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Inch Cape decision has ‘no link’ to Nicola Sturgeon’s China visit 

Credit:  Gregor Young, Journalist | The National | www.thenational.scot ~~

The decision to call in a planning application for a wind farm development in East Lothian has “no connection whatsoever” to the First Minister’s recent trip to China, MSPs have been told.

The move will see ministers rather than East Lothian Council assess Inch Cape Offshore Limited’s (ICOL) application for planning permission on the site of the former Cockenzie power station.

Local Government Minister Kevin Stewart said the proposed project is in an area covered by the national planning framework and raises issues to be considered by ministers. However, opposition parties have pointed to ICOL’s links to China and Nicola Sturgeon’s recent visit.

The firm is owned by Edinburgh-based Red Rock Power, which in turn is owned by China’s State Development and Investment Corporation (SDIC). Sturgeon met with representatives of SDIC during her visit.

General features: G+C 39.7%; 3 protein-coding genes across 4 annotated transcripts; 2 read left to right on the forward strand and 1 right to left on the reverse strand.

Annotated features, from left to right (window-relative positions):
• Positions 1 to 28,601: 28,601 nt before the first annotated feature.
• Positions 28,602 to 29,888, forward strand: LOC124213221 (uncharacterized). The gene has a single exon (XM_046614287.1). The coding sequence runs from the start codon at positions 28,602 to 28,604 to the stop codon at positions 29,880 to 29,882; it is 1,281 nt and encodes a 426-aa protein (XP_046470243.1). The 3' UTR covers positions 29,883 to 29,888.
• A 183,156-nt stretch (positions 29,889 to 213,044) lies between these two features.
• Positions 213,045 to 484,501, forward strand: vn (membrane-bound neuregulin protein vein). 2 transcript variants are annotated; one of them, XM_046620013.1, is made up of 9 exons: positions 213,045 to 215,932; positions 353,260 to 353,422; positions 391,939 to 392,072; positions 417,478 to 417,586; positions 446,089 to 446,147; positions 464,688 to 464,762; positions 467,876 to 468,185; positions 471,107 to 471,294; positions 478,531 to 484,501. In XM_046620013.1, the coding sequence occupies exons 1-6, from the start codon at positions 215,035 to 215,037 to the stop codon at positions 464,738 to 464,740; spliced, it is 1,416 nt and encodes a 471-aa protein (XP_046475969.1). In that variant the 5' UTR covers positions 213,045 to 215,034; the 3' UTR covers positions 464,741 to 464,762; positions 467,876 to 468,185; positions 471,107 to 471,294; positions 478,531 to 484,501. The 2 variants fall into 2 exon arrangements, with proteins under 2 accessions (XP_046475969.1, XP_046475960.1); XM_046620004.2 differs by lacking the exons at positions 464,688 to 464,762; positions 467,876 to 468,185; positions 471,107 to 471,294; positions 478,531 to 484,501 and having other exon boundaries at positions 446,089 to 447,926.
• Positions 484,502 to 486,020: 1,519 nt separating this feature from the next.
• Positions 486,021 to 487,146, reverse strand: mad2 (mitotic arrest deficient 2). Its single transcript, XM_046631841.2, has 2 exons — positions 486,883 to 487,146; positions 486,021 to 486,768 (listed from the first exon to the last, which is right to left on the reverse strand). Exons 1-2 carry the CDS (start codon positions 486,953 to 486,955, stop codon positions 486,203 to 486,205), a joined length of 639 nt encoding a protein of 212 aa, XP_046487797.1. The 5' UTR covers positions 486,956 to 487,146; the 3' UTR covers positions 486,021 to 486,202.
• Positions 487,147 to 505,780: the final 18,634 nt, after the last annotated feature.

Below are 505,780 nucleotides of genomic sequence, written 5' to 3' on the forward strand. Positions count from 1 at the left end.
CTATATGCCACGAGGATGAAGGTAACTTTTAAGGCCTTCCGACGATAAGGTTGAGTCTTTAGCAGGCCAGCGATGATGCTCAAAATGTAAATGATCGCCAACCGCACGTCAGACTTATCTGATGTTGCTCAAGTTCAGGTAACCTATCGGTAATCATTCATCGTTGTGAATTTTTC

Labour MSP Iain Gray said: “It looks to my constituents as if he [Stewart] is prepared to ride roughshod over their interests and aspirations in order to protect the interests and aspirations of a Chinese-backed project which will create not one job in East Lothian.”

Stewart responded: “I made the decision to call in on April 4. It was relayed to East Lothian Council on April 9, before the First Minister was in China. We have been absolutely clear that there was no connection whatsoever to the First Minister’s visit to China.

“Consideration of planning cases are focused on the merits of the case, the identity of the applicant is not a planning consideration relevant to the assessment of any process.”

Source:  Gregor Young, Journalist | The National | www.thenational.scot

This article is the work of the source indicated. Any opinions expressed in it are not necessarily those of National Wind Watch.

The copyright of this article resides with the author or publisher indicated. As part of its noncommercial educational effort to present the environmental, social, scientific, and economic issues of large-scale wind power development to a global audience seeking such information, National Wind Watch endeavors to observe “fair use” as provided for in section 107 of U.S. Copyright Law and similar “fair dealing” provisions of the copyright laws of other nations. Send requests to excerpt, general inquiries, and comments via e-mail.

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